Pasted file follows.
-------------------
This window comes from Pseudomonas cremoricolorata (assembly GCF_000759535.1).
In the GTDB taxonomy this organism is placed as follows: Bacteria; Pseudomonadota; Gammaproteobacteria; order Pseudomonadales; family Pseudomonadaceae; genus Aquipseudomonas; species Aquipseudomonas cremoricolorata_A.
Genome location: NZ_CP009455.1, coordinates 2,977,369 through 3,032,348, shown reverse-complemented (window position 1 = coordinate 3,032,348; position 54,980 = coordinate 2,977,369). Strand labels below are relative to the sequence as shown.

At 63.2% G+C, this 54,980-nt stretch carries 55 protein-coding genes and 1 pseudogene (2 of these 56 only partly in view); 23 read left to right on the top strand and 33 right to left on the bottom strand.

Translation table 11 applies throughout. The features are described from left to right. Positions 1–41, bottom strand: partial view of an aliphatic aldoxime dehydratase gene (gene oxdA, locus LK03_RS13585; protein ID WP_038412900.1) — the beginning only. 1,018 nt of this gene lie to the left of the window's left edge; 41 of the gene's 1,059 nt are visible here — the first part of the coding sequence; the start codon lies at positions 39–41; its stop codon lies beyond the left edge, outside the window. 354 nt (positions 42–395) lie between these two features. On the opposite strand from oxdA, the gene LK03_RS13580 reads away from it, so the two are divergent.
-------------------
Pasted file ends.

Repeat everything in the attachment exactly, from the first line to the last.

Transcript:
This window comes from Pseudomonas cremoricolorata (assembly GCF_000759535.1).
In the GTDB taxonomy this organism is placed as follows: Bacteria; Pseudomonadota; Gammaproteobacteria; order Pseudomonadales; family Pseudomonadaceae; genus Aquipseudomonas; species Aquipseudomonas cremoricolorata_A.
Genome location: NZ_CP009455.1, coordinates 2,977,369 through 3,032,348, shown reverse-complemented (window position 1 = coordinate 3,032,348; position 54,980 = coordinate 2,977,369). Strand labels below are relative to the sequence as shown.

At 63.2% G+C, this 54,980-nt stretch carries 55 protein-coding genes and 1 pseudogene (2 of these 56 only partly in view); 23 read left to right on the top strand and 33 right to left on the bottom strand.

Translation table 11 applies throughout. The features are described from left to right. Positions 1–41, bottom strand: partial view of an aliphatic aldoxime dehydratase gene (gene oxdA, locus LK03_RS13585; protein ID WP_038412900.1) — the beginning only. 1,018 nt of this gene lie to the left of the window's left edge; 41 of the gene's 1,059 nt are visible here — the first part of the coding sequence; the start codon lies at positions 39–41; its stop codon lies beyond the left edge, outside the window. 354 nt (positions 42–395) lie between these two features. On the opposite strand from oxdA, the gene LK03_RS13580 reads away from it, so the two are divergent.